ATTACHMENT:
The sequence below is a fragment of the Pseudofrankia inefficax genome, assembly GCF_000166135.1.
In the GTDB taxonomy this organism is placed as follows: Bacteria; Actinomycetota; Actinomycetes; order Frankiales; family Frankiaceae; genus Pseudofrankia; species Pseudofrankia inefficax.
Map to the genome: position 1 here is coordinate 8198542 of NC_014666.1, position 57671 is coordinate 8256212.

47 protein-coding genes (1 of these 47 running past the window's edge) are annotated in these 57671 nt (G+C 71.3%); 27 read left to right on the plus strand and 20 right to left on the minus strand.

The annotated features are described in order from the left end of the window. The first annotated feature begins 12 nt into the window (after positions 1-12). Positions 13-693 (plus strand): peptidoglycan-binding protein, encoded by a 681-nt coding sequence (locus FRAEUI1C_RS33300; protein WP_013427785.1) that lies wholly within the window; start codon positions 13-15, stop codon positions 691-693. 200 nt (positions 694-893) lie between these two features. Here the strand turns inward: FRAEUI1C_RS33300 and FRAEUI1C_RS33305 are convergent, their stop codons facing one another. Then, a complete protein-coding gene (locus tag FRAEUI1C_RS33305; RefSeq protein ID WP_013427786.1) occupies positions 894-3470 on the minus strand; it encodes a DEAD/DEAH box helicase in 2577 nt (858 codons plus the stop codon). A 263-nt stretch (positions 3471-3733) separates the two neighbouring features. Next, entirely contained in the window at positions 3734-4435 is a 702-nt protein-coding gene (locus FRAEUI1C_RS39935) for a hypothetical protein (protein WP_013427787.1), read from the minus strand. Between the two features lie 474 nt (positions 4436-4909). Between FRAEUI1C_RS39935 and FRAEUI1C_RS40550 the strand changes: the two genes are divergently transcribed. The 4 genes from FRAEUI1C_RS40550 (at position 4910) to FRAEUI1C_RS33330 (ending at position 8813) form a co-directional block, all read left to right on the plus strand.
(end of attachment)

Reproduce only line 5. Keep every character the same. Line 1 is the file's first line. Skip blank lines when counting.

The annotated features are described in order from the left end of the window. The first annotated feature begins 12 nt into the window (after positions 1-12). Positions 13-693 (plus strand): peptidoglycan-binding protein, encoded by a 681-nt coding sequence (locus FRAEUI1C_RS33300; protein WP_013427785.1) that lies wholly within the window; start codon positions 13-15, stop codon positions 691-693. 200 nt (positions 694-893) lie between these two features. Here the strand turns inward: FRAEUI1C_RS33300 and FRAEUI1C_RS33305 are convergent, their stop codons facing one another. Then, a complete protein-coding gene (locus tag FRAEUI1C_RS33305; RefSeq protein ID WP_013427786.1) occupies positions 894-3470 on the minus strand; it encodes a DEAD/DEAH box helicase in 2577 nt (858 codons plus the stop codon). A 263-nt stretch (positions 3471-3733) separates the two neighbouring features. Next, entirely contained in the window at positions 3734-4435 is a 702-nt protein-coding gene (locus FRAEUI1C_RS39935) for a hypothetical protein (protein WP_013427787.1), read from the minus strand. Between the two features lie 474 nt (positions 4436-4909). Between FRAEUI1C_RS39935 and FRAEUI1C_RS40550 the strand changes: the two genes are divergently transcribed. The 4 genes from FRAEUI1C_RS40550 (at position 4910) to FRAEUI1C_RS33330 (ending at position 8813) form a co-directional block, all read left to right on the plus strand.